how to break the mommy martyr cycle

Being a mom is hard. I know this because I've hidden in my closet and cried hot tears of exhaustion and frustration. I know this because my body has sustained injuries, aches, and pains as a result of becoming a mother. I also know this because our culture reminds me at every turn how hard motherhood is, but how worth it!

It's all true. It's hard and also worth it. 

But sometimes I fall into this trap of feeling at once self-satisfied AND indignant about everything I have suffered in the name of motherhood.

It's not a good look.

The tiny resentments of everything I "have to" give up in the name of being a mom start to accumulate. I keep a running tally close to my heart so I can whip it out anytime I need to win an argument. 

- I won't buy myself clothes because the kids need new shoes. 

- I won't get a workout in today because someone has to do the laundry. 

- I won't go out for a margarita with friends because it wouldn't be fair to let my husband put the kids to bed by himself after a long day of work.

- I have no time for myself. No time for my hobbies. No time to even think.

Sometimes sacrifices are necessary and even noble as a parent. We love our children and want the best for them. 

We are not, however, called to give up all earthly pleasures simply because we are mothers. Most of the time the things we think we need to give up or that we don't have time for are actually doable - we just need to be more resourceful if they are really important to us.

You see, your husband and kids don't want a MARTYR. A martyr is a person who sacrifices something of great value and especially life itself for the sake of a principle. Your family - your people - want YOU. 

When we act like martyrs, we ARE giving up something of great value: our identity. A cheerful attitude. Being a fulfilled wife and mother for our families. If you really want the best for your family, you need to stop the martyr routine.

You are a dearly loved child of God. You have value as a human being. There's no reason to treat yourself as anything less than that.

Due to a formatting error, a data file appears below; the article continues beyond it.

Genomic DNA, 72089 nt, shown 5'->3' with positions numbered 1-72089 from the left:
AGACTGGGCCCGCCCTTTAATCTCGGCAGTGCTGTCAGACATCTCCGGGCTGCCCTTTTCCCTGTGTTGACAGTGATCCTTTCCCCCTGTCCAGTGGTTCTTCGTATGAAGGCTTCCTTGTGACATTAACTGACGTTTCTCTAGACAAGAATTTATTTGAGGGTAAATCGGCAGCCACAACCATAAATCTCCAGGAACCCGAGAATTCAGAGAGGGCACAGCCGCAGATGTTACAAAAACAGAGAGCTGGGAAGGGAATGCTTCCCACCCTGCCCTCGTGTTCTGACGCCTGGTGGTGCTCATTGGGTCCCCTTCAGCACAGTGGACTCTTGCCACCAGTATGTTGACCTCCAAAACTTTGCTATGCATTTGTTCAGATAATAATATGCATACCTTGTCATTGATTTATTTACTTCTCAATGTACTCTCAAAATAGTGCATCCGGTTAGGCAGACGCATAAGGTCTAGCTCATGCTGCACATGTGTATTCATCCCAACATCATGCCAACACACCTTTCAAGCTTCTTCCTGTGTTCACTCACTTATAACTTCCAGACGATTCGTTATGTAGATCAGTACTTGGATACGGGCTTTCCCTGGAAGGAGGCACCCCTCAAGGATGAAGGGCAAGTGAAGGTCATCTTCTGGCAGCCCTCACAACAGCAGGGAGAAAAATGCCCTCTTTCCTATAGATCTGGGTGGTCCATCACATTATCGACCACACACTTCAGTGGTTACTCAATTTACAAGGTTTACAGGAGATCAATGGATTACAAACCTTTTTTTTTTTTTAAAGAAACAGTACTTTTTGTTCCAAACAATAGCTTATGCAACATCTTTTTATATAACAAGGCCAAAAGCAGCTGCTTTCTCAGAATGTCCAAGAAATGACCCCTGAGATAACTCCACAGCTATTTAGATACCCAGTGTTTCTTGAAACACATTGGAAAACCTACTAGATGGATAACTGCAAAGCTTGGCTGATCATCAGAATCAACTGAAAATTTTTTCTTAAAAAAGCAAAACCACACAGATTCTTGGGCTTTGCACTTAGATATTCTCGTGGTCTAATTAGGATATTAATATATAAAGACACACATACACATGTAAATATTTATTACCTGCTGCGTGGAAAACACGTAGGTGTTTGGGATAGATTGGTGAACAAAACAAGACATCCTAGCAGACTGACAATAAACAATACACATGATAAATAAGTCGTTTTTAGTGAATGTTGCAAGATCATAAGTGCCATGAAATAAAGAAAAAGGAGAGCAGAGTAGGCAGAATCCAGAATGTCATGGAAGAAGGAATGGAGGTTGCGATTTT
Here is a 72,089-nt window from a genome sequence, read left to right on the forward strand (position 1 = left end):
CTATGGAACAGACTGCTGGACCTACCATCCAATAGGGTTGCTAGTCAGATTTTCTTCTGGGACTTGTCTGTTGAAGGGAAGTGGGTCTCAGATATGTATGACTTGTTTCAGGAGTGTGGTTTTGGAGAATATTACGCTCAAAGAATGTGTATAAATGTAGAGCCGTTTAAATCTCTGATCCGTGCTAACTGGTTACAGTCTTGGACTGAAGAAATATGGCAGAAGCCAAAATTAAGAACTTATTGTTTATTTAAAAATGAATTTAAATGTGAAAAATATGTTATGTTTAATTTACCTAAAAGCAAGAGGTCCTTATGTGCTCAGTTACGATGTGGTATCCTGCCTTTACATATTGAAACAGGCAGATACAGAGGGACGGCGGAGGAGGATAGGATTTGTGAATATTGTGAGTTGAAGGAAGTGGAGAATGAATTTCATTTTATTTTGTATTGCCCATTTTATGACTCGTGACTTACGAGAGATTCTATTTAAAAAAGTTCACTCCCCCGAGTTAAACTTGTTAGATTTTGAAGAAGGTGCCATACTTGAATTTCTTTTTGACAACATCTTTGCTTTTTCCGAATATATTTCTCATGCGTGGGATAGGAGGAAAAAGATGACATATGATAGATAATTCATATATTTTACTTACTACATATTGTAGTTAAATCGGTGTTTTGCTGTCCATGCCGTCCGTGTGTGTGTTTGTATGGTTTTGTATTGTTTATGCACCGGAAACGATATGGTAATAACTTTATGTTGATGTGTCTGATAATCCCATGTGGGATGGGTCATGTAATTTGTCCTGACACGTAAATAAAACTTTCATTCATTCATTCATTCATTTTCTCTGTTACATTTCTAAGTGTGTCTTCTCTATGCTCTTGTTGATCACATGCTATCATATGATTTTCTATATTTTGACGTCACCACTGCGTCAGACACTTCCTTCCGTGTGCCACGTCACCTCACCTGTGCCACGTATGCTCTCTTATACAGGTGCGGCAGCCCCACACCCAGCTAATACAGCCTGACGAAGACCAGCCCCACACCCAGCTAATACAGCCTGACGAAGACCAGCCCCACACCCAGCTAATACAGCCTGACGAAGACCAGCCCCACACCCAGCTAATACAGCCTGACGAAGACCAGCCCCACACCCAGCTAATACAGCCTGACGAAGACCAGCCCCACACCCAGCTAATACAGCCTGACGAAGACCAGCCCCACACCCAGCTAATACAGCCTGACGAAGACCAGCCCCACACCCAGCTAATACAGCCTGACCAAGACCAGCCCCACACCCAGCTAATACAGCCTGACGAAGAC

How to Stop Being a Mommy Martyr

Most of the time no one is asking you to give up time for yourself, your hobbies, taking care of your body, or the things that make you feel most like you.

 Most of the time, all that's needed is a little reframing and resourcefulness. Let's look at a few examples.

Martyr Problem #1: I don't have time to (shower, work out, read, do something that makes me happy) because I'm always taking care of the kids.

Reframing Problem #1: I need to find a time to (shower, workout, read, do something that makes me happy) because it is imperative that I feel like a human so I can take care of my kids.

Ok, I know that season of life exists, where it seems like one of the kids is ALWAYS awake. Late night feedings, toddlers who rise early in the morning, a husband who is always gone at work. I've gone through those phases, and they are really hard. 

This is where you need to dig deep, analyze your day, and figure out where you can squeeze in a half hour for yourself. Can you get up a 30 minutes earlier? Can you stay up 30 minutes later? Can your husband play with the kids for 30 minutes before or after dinner while you do your thing? Can your husband take the bedtime routine while you take care of you? Can you put your kids in quiet time and nap time for 30 minutes?

If it truly is important to you, if it truly will make you feel more like yourself, then you need to find time to do it. I'm confident you can figure it out.

Martyr Problem #2: I would love to buy myself (clothes that actually fit, makeup that will make me feel pretty, a gym membership, a nutrition system to help me get healthy) but we don't have the money. The kids need (fill in the blank). I'm feeling deprived and frustrated.

Reframing Problem #2: It's really important to me to buy this thing. I know the budget is tight, but there are ways to save for it. 

Let me be clear. I'm not saying to spend money you don't have. Part of being an adult is delaying gratification and realizing that *stuff* isn't going to fill a void in your heart. 

On the other hand, as moms, I think we can take this one a little far. Our kids have drawers overflowing with clothes while we have like 2 shirts that fit because our bodies keep changing sizes. We're afraid to spend money on ourselves because that might be selfish and someone else in our family could use that money.